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Updated: October 6, 2013 23:56 IST

Lift crashes, cause of phobia among many

Chitra V. Ramani
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‘Use of second-hand lifts, one of the reasons for accidents’

These days, Parvathamma (name changed), a helper at an apartment building in Malleswaram, knows better than to take the lift to her workplace. Understandable as she not too long ago was stuck for more than an hour in the lift that stopped between two floors.

“It was the longest hour of my life! The security guard and another person literally lifted me out. I have since not used the lift,” she said.

She is one among many who seem to be afflicted by ‘lift phobia’, a new condition given the frequency of accidents involving lifts in the city. Recently, nine blood donors were injured when the lift in a research laboratory crashed to the ground from the third floor at Kodigehalli.

According to Ravikiran Gurram, a software engineer, who lost his 66-year-old father-in-law in a lift accident in November 2008, most buildings use second-hand lifts. This, he maintained, was one of the major reasons for the increase in accidents involving lifts.

He said most multi-storeyed buildings in the city have lifts.

The demand for lifts has also increased exponentially and major lift companies have a waiting list. “Most small builders, who cannot afford to wait for long, use second-hand lifts. The companies selling and installing these lifts lack technical know-how,” he said.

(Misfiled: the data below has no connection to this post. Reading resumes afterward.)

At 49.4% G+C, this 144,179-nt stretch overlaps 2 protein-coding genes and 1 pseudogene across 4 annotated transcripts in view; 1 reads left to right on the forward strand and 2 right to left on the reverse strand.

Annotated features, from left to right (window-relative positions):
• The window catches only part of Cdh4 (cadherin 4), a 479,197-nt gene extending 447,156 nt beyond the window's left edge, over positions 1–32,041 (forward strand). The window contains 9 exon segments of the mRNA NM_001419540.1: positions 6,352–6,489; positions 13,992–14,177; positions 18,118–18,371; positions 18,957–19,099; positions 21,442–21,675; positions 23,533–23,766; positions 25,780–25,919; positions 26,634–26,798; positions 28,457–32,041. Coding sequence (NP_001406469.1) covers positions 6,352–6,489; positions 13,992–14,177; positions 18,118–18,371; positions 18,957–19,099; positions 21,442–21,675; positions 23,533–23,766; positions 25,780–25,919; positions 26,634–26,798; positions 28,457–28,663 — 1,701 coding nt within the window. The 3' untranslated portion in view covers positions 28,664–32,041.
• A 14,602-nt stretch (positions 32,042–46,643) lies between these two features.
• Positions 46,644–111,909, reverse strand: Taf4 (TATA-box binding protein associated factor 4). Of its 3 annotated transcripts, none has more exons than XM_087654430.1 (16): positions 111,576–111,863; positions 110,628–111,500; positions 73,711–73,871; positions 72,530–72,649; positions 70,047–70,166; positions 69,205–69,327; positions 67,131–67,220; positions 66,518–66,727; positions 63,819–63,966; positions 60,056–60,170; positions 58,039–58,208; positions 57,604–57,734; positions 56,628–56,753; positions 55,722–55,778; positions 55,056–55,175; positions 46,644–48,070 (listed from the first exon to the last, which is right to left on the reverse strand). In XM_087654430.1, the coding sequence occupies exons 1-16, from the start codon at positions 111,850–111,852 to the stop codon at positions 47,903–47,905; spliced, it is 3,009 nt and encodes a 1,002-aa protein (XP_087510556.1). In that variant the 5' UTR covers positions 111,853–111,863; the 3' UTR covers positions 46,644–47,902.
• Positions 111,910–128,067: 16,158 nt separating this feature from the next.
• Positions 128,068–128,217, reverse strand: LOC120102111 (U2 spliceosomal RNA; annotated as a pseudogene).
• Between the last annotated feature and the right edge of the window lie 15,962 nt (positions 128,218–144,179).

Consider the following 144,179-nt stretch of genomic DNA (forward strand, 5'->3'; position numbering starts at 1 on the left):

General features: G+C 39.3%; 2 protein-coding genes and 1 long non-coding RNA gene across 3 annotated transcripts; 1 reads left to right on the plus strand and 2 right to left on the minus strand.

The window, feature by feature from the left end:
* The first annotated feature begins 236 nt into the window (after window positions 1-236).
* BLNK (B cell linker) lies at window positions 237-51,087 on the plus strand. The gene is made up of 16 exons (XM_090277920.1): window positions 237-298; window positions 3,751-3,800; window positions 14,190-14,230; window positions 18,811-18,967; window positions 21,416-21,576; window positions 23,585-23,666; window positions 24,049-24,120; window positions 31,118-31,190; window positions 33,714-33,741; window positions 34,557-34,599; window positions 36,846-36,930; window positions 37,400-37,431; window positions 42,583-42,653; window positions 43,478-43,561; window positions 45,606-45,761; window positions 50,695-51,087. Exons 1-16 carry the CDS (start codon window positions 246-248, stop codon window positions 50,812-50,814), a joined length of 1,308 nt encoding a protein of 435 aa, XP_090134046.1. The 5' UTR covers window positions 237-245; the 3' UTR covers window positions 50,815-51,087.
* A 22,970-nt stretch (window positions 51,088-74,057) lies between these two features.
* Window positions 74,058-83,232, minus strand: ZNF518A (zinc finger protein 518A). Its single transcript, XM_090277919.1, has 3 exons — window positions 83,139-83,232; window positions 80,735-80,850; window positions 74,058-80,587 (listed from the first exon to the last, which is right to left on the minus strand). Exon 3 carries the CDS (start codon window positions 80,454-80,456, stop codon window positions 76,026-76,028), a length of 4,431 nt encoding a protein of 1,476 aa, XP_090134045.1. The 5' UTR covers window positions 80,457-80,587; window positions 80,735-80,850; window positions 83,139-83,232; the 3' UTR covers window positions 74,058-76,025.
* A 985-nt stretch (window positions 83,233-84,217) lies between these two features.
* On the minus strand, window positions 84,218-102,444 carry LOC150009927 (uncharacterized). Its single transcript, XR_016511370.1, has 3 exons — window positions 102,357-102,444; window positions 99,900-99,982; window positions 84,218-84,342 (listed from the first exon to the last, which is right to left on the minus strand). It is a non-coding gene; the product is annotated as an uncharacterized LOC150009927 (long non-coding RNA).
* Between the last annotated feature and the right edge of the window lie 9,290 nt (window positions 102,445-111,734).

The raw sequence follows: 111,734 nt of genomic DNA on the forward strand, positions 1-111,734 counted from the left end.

Mr. Gurram said the Karnataka State Electricity Inspectorate (KSEI) is the sole authority that can issue erection permission and running licences to builders to install and operate lifts in their buildings. Since the Karnataka Lifts Act, 1974, was weak, punishment was not stringent for those violating it.

Rishabh Sinha (name changed), who lives in an apartment on Bannerghatta Road, said that since the lift was installed in his building, it had not been maintained properly. “With rough handling of the lift and no maintenance, it is an accident waiting to happen.”

Sources in KSEI told The Hindu that they have issued licences for more than 25,240 lifts in the city. While underscoring the importance of regular, annual maintenance, sources claimed that periodic surprise checks are conducted by KSEI. “We issue notices in cases where lifts do not have licence. Once the private property owner or association takes corrective measures, KSEI regularises the lifts,” the source said.

Though rules prescribe replacement of lifts that are over 10 years old, many building owners and associations ignore it, endangering lives of people using them. Taking cognisance of the lack of any stringent rules in place, the government passed the Karnataka Lifts, Escalators and Passenger Conveyers Act, 2012. Sources said rules are still being framed to implement the new Act.


Maintain lifts better, say experts April 1, 2014

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